More than 1.5 billion people on the planet have no ID or way to get one. Getting identification is a catch-22. You need an ID to get an ID.
Even in a sophisticated economy like the United States millions of Americans have no form of identification. That’s why voter suppression laws target the poor and disaffected with ruthless efficiency. Politicians know that catch-22 exists and exploit it deliberately.
Stop for a moment and consider how insane that really is:
You have to have a piece of paper that says you exist before you can get another piece of paper that says you exist.
It’s not enough to simply exist.
Fifty years ago it didn’t much matter if you had a birth certificate. The world was analog. Communities were smaller. But today the world is increasingly digital. Without a birth certificate forget about getting an ID. That’s why the UN created their ID2020 project. Nobody should be able to say you can’t participate at the most basic level in the system. But that’s exactly what happens today.
But the ID2020 project doesn’t go far enough to protect privacy and abuse. That’s why we created a decentralized, privacy preserving, biometric ID system as the foundation of the Cicada distributed application platform. It’s a completely open Human Unique Identifier (HUID) for everyone on the planet.
It uses biometric markers as an input to public/private keys and a comprehensive layered system of reputation that is dramatically different from today’s concept of reputation systems. We outlined the platform in detail in the original Cicada whitepaper but it remains the most controversial and least understood piece of the system with 90% of the questions we get about IDs. The questions mainly swirl around whether it’s even possible to build a strong ID system, resilient to Sybil attacks, with no central authorities at all.
A common refrain is that it’s “impossible” mostly because it’s never been done and hence people have no frame of reference to compare it against.
We agree that a decentralized ID system is very hard but we don’t agree that it’s impossible. There’s a big difference between impossible and very hard.
That’s why today we are releasing a new paper that better details the Cicada universal ID system.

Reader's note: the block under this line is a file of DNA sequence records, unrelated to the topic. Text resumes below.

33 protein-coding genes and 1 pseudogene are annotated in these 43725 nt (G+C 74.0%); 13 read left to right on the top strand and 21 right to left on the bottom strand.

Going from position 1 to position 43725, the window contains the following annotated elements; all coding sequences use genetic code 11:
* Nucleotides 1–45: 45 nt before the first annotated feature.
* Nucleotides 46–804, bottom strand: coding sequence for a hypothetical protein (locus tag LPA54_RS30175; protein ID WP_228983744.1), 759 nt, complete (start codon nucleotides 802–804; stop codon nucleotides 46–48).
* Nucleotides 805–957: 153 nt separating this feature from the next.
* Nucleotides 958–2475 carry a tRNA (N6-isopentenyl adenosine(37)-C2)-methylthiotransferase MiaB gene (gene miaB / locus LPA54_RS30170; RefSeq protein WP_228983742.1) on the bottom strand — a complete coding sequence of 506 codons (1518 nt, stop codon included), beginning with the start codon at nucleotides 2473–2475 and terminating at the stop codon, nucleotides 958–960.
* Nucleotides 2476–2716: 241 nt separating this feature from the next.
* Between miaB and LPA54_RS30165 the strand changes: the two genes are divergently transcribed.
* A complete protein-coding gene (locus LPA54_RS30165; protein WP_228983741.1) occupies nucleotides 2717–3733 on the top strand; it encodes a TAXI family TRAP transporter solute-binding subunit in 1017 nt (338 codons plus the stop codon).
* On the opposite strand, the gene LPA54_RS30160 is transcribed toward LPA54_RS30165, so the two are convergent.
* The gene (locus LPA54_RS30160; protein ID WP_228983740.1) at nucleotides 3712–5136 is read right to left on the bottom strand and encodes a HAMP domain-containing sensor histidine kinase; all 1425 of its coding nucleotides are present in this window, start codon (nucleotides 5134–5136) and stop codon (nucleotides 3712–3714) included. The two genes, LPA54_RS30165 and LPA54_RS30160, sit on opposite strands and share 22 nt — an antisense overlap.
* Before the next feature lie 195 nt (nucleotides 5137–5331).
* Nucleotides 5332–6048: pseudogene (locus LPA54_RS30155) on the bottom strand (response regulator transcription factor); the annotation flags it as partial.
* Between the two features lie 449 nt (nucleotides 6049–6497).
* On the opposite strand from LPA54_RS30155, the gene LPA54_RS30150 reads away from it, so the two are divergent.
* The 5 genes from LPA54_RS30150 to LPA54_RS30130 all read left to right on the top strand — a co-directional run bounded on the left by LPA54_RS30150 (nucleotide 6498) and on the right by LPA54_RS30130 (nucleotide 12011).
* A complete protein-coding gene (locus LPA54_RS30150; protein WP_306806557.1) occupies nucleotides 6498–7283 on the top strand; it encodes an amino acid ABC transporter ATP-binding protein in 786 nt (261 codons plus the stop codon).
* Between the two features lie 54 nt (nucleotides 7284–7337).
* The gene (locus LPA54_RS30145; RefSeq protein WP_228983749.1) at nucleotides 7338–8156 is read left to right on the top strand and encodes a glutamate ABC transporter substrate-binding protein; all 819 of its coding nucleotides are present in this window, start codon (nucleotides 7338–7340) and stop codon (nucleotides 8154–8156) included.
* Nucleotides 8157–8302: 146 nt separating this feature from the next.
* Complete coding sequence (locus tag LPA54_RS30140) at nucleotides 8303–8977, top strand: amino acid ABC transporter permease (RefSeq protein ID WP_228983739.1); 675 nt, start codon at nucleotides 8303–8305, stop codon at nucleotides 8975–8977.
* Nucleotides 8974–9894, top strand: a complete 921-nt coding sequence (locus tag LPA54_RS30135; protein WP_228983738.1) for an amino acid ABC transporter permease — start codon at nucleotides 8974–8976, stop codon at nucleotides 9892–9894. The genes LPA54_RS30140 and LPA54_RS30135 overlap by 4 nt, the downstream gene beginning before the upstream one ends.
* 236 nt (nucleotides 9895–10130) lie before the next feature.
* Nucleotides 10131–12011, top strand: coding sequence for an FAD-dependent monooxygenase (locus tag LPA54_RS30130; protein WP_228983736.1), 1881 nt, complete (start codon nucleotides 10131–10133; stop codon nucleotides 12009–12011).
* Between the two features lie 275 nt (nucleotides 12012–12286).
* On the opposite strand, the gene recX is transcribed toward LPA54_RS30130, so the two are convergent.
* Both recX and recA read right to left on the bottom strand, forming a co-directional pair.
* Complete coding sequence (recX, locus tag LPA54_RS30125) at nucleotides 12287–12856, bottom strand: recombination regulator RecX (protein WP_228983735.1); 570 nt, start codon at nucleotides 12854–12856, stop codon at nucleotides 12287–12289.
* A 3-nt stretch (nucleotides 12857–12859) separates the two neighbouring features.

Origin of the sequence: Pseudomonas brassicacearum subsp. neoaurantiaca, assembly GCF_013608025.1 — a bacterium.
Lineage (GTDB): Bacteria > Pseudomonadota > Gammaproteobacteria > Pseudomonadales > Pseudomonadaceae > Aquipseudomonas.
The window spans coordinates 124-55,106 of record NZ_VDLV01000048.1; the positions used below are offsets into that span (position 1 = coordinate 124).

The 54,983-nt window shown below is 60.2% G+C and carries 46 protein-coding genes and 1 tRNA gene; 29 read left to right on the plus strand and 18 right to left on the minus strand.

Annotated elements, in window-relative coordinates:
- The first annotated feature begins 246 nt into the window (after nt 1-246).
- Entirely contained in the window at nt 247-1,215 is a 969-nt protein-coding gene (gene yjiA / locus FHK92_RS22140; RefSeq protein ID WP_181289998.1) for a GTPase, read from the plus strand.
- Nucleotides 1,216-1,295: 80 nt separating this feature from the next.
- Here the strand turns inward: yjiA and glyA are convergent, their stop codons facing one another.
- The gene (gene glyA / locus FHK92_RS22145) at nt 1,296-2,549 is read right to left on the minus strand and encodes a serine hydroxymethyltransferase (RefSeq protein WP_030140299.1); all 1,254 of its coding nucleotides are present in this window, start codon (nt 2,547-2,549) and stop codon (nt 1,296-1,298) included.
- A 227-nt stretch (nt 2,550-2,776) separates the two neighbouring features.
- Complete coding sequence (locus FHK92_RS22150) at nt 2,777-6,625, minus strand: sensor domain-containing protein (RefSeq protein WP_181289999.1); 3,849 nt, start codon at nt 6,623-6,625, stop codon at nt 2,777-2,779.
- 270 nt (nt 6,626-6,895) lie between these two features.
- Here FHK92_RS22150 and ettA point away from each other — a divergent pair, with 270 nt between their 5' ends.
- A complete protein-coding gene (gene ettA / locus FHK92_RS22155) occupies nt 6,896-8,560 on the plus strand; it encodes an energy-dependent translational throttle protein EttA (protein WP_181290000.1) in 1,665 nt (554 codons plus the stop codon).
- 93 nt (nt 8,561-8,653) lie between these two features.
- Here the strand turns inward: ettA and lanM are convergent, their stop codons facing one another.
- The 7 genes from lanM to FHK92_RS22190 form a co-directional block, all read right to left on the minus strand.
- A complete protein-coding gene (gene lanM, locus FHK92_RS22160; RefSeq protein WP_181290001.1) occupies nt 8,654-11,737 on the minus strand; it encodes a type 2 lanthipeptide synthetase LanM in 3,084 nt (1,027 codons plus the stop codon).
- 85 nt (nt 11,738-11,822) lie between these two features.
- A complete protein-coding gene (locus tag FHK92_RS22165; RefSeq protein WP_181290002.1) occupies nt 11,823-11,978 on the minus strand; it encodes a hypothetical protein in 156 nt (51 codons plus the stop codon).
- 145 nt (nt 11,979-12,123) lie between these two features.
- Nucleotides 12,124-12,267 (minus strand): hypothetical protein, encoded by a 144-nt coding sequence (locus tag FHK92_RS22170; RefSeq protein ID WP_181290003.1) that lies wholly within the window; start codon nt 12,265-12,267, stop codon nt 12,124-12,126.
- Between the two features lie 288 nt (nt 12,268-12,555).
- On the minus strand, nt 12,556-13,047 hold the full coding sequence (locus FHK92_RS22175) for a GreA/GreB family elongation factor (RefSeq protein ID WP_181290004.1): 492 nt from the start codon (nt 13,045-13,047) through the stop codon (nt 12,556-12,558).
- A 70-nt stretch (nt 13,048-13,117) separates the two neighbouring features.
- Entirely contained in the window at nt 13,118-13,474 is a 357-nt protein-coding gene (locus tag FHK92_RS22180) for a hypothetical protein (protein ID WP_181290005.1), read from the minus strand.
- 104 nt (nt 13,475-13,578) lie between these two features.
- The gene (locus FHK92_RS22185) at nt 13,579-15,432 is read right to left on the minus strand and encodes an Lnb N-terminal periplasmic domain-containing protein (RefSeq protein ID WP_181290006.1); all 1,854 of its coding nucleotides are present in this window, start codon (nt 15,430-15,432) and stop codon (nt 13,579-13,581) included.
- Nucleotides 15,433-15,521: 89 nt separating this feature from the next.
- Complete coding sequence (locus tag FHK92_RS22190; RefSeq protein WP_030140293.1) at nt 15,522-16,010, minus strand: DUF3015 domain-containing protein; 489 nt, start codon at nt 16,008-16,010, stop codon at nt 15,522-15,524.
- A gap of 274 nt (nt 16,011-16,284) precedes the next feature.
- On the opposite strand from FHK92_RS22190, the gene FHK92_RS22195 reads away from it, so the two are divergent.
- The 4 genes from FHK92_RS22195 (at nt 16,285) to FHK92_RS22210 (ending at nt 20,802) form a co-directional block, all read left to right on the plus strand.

We realized that the problem was that we’d failed to outline exactly how the reputation system would prevent attacks because of a disconnect between how people imagined a reputation system (as a big version of Yelp ratings) versus how we’d actually designed it.
And don’t worry, it’s not a Black Mirror style system, where everyone gets points for smiling and everyone is rating everyone else on their hair to their smile and clothes.
Instead, the Cicada Reputation Bank is composed of powerful, algorithmic layers of trust that works at all levels of the system from the top to the bottom automatically. It protects and defends the system, prevents fraud and allows for special features like a built in Universal Basic Income described in our first article on Cicada.
We’re not doing it alone either. We’re united with the coders behind the Fermat Internet of People, collaborating as they create their ID framework over the next few months.
So how does it all work?
To start with, imagine a reputation system built into the TCP/IP protocol itself. It looks for anomalies and provides a universal sanity check for all nodes on the network. Its rules are automatic, pulled down from the blockchain. Think of it as a blockchain powered version control system with a combination of intrusion detection, firewall rules and sanity checks.
The rules govern transactions on the network. None of the nodes on the network trust that the rules are being followed. The system expects attackers. We trust but verify. That’s one of the guiding philosophies of the Cicada platform:
To build a system, you first have to imagine all the ways to destroy it.
Each node does the verification itself to ensure that incorrect transactions do not propagate on the network.
Want to spin up a rogue node and ignore all the rules? Good luck. The rest of the system will ignore you.
Nodes that do bad things pay a price. Whether they’re deliberate attacks or malware infected nodes, they get automatically rated via the network reputation system. For example, a node may ask another node whether it can cryptographically prove it’s running the latest blockchain distributed network ruleset with the correct signature. If that node can’t, its reputation score takes an immediate hit.
If that node continues to behave badly, such as sending malformed packets, it continues to take hits to its reputation. Eventually the node under attack may enact a temporary local block via its firewall rules, stopping all traffic from the attacking node. It will then vote to the wider network that the attacking node is violating the shared trust. If enough votes are reached from the network the node may be blacklisted for escalating periods of time.
At first it might be five minutes and then seven and then ten and then fifteen. Eventually a node might be blacklisted automatically for days or even permanently until it can prove the correctness of its network stack again through an automatic verification process against another blockchain.